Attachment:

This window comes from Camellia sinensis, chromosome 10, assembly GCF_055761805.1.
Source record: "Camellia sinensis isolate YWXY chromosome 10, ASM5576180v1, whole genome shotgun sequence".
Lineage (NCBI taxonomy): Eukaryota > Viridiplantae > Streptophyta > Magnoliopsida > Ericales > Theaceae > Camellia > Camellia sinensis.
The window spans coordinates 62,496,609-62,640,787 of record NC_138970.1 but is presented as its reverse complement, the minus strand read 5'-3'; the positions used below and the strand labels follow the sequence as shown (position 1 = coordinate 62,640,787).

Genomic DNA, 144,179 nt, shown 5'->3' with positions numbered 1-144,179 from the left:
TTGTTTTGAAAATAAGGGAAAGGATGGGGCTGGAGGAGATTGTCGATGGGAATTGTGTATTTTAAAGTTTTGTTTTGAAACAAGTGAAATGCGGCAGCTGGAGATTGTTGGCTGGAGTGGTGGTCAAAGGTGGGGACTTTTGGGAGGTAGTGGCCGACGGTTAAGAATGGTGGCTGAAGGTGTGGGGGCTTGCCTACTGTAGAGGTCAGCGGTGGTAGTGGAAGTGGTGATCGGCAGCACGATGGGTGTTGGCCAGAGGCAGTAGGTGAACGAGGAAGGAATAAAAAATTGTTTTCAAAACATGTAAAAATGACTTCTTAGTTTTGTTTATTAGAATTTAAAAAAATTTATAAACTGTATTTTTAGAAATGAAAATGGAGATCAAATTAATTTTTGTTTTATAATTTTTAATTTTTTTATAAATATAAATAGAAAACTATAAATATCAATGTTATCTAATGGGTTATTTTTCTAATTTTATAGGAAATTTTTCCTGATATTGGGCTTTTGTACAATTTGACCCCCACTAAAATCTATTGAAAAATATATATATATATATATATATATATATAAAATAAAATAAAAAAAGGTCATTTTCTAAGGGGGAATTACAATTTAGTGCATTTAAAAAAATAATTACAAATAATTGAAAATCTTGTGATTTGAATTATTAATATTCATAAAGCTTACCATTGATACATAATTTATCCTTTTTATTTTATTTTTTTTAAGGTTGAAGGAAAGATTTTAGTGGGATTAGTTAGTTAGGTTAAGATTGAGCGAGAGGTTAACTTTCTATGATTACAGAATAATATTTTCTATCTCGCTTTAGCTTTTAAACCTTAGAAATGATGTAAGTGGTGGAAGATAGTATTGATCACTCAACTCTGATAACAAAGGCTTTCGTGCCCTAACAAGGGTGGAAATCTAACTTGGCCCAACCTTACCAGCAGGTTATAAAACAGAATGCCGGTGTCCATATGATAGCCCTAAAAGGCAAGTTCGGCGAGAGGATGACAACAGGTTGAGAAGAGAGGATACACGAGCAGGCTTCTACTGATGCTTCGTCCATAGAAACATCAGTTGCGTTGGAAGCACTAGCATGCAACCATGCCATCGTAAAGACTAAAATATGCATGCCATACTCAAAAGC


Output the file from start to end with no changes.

This window comes from Camellia sinensis, chromosome 10, assembly GCF_055761805.1.
Source record: "Camellia sinensis isolate YWXY chromosome 10, ASM5576180v1, whole genome shotgun sequence".
Lineage (NCBI taxonomy): Eukaryota > Viridiplantae > Streptophyta > Magnoliopsida > Ericales > Theaceae > Camellia > Camellia sinensis.
The window spans coordinates 62,496,609-62,640,787 of record NC_138970.1 but is presented as its reverse complement, the minus strand read 5'-3'; the positions used below and the strand labels follow the sequence as shown (position 1 = coordinate 62,640,787).

Genomic DNA, 144,179 nt, shown 5'->3' with positions numbered 1-144,179 from the left:
TTGTTTTGAAAATAAGGGAAAGGATGGGGCTGGAGGAGATTGTCGATGGGAATTGTGTATTTTAAAGTTTTGTTTTGAAACAAGTGAAATGCGGCAGCTGGAGATTGTTGGCTGGAGTGGTGGTCAAAGGTGGGGACTTTTGGGAGGTAGTGGCCGACGGTTAAGAATGGTGGCTGAAGGTGTGGGGGCTTGCCTACTGTAGAGGTCAGCGGTGGTAGTGGAAGTGGTGATCGGCAGCACGATGGGTGTTGGCCAGAGGCAGTAGGTGAACGAGGAAGGAATAAAAAATTGTTTTCAAAACATGTAAAAATGACTTCTTAGTTTTGTTTATTAGAATTTAAAAAAATTTATAAACTGTATTTTTAGAAATGAAAATGGAGATCAAATTAATTTTTGTTTTATAATTTTTAATTTTTTTATAAATATAAATAGAAAACTATAAATATCAATGTTATCTAATGGGTTATTTTTCTAATTTTATAGGAAATTTTTCCTGATATTGGGCTTTTGTACAATTTGACCCCCACTAAAATCTATTGAAAAATATATATATATATATATATATATATATAAAATAAAATAAAAAAAGGTCATTTTCTAAGGGGGAATTACAATTTAGTGCATTTAAAAAAATAATTACAAATAATTGAAAATCTTGTGATTTGAATTATTAATATTCATAAAGCTTACCATTGATACATAATTTATCCTTTTTATTTTATTTTTTTTAAGGTTGAAGGAAAGATTTTAGTGGGATTAGTTAGTTAGGTTAAGATTGAGCGAGAGGTTAACTTTCTATGATTACAGAATAATATTTTCTATCTCGCTTTAGCTTTTAAACCTTAGAAATGATGTAAGTGGTGGAAGATAGTATTGATCACTCAACTCTGATAACAAAGGCTTTCGTGCCCTAACAAGGGTGGAAATCTAACTTGGCCCAACCTTACCAGCAGGTTATAAAACAGAATGCCGGTGTCCATATGATAGCCCTAAAAGGCAAGTTCGGCGAGAGGATGACAACAGGTTGAGAAGAGAGGATACACGAGCAGGCTTCTACTGATGCTTCGTCCATAGAAACATCAGTTGCGTTGGAAGCACTAGCATGCAACCATGCCATCGTAAAGACTAAAATATGCATGCCATACTCAAAAGC